“The only thing we heard was . . . that medication is the answer”

I recently posted on the potential harms of overtreating ADHD and its overdiagnosis. Now, the NY Times reports on problems with a study that provided the foundation for the explosion on stimulant treatment for ADHD.

Twenty years ago, more than a dozen leaders in child psychiatry received $11 million from the National Institute of Mental Health to study an important question facing families with children with attention deficit hyperactivity disorder: Is the best long-term treatment medication, behavioral therapy or both?

The widely publicized result was not only that medication like Ritalin or Adderall trounced behavioral therapy, but also that combining the two did little beyond what medication could do alone. The finding has become a pillar of pharmaceutical companies’ campaigns to market A.D.H.D. drugs, and is used by insurance companies and school systems to argue against therapies that are usually more expensive than pills.

But in retrospect, even some authors of the study — widely considered the most influential study ever on A.D.H.D. — worry that the results oversold the benefits of drugs, discouraging important home- and school-focused therapy and ultimately distorting the debate over the most effective (and cost-effective) treatments.

The study was structured to emphasize the reduction of impulsivity and inattention symptoms, for which medication is designed to deliver quick results, several of the researchers said in recent interviews. Less emphasis was placed on improving children’s longer-term academic and social skills, which behavioral therapy addresses by teaching children, parents and teachers to create less distracting and more organized learning environments.

Recent papers have also cast doubt on whether medication’s benefits last as long as those from therapy.

The study’s primary paper, published in 1999, concluded that medication “was superior to behavioral treatment” by a considerable margin — the first time a major independent study had reached that conclusion. Combining the two, it said, “did not yield significantly greater benefits than medication” alone for symptoms of the disorder.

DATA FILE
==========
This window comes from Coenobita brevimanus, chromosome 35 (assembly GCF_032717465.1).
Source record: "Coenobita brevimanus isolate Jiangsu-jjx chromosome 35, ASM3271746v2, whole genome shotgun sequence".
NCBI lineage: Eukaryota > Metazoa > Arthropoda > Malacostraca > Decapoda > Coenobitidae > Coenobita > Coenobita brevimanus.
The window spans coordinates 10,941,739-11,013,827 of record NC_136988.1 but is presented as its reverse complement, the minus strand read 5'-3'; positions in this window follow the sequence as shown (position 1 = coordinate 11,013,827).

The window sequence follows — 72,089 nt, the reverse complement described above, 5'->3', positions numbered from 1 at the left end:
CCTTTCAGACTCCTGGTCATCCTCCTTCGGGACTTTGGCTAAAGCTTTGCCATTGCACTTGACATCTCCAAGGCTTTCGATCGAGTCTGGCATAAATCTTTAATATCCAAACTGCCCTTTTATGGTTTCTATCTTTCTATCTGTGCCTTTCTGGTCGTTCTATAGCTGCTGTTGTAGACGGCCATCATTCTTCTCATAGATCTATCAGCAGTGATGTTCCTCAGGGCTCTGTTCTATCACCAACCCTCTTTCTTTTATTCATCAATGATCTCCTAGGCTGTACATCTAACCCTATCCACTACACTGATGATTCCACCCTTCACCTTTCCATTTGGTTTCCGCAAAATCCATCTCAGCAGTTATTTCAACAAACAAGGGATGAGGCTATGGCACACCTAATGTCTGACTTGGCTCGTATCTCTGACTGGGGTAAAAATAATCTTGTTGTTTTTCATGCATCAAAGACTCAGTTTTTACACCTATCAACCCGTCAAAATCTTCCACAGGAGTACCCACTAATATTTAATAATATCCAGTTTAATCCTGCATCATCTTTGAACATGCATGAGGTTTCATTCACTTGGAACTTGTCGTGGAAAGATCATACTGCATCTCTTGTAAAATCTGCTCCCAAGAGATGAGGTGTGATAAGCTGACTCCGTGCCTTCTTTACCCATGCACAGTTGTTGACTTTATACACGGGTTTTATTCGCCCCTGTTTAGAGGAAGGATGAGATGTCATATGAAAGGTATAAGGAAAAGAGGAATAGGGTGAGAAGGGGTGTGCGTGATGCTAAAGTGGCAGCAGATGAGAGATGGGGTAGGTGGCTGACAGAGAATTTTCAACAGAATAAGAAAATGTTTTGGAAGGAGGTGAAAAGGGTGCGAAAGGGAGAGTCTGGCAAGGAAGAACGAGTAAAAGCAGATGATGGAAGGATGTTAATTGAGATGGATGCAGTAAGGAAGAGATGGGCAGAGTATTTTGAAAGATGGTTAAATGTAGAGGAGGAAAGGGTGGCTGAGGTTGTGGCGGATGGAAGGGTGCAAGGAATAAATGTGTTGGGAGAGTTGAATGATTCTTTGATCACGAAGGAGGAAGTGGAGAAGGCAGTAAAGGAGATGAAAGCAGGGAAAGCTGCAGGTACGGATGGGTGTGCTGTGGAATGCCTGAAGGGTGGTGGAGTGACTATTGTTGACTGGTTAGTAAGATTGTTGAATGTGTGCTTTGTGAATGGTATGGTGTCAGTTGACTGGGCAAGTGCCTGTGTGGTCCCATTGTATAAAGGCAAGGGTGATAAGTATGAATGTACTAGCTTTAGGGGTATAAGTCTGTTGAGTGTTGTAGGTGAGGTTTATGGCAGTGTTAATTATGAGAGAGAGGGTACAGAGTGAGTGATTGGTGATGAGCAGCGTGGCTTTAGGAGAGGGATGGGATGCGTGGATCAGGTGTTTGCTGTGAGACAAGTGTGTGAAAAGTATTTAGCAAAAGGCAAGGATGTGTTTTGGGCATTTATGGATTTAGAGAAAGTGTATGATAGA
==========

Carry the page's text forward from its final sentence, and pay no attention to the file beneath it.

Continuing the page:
In what became a simple horse race, medication was ushered into the winner’s circle.

“Behavioral therapy alone is not as effective as drugs,” ABC’s “World News Now” reported. One medical publication said, “Psychosocial interventions of no benefit even when used with medication.”

Looking back, some study researchers say several factors in the study’s design and presentation to the public disguised the performance of psychosocial therapy, which has allowed many doctors, drug companies and schools to discourage its use.

First, the fact that many of the 19 categories measured classic symptoms like forgetfulness and fidgeting — over academic achievement and family and peer interactions — hampered therapy’s performance from the start, several of the study’s co-authors said.

A subsequent paper by one of those, Keith Conners, a psychologist and professor emeritus at Duke University, showed that using only one all-inclusive measurement — “treating the child as a whole,” he said — revealed that combination therapy was significantly better than medication alone. Behavioral therapy emerged as a viable alternative to medication as well. But his paper has received little attention.

“When you asked families what they really liked, they liked combined treatment,” said Dr. Peter Jensen, who oversaw the study on behalf of the mental health institute. “They didn’t not like medicine, but they valued skill training. What doctors think are the best outcomes and what families think are the best outcomes aren’t always the same thing.”

The parallels here are striking. The pattern is well established.

  • Government involvement in the research gives the appearance of objectivity—”the National Institute of Mental Health gathered more than a dozen top experts on A.D.H.D. in the mid-1990s to try to identify the best approach”
  • The study used outcome measures that favored medication—”The study was structured to emphasize the reduction of impulsivity and inattention symptoms, for which medication is designed to deliver quick results, several of the researchers said in recent interviews.”
  • And de-emphasized outcome measures that favored behavioral treatments—”Less emphasis was placed on improving children’s longer-term academic and social skills, which behavioral therapy addresses”
  • The biased study produces predictably biased outcomes—“Behavioral therapy alone is not as effective as drugs”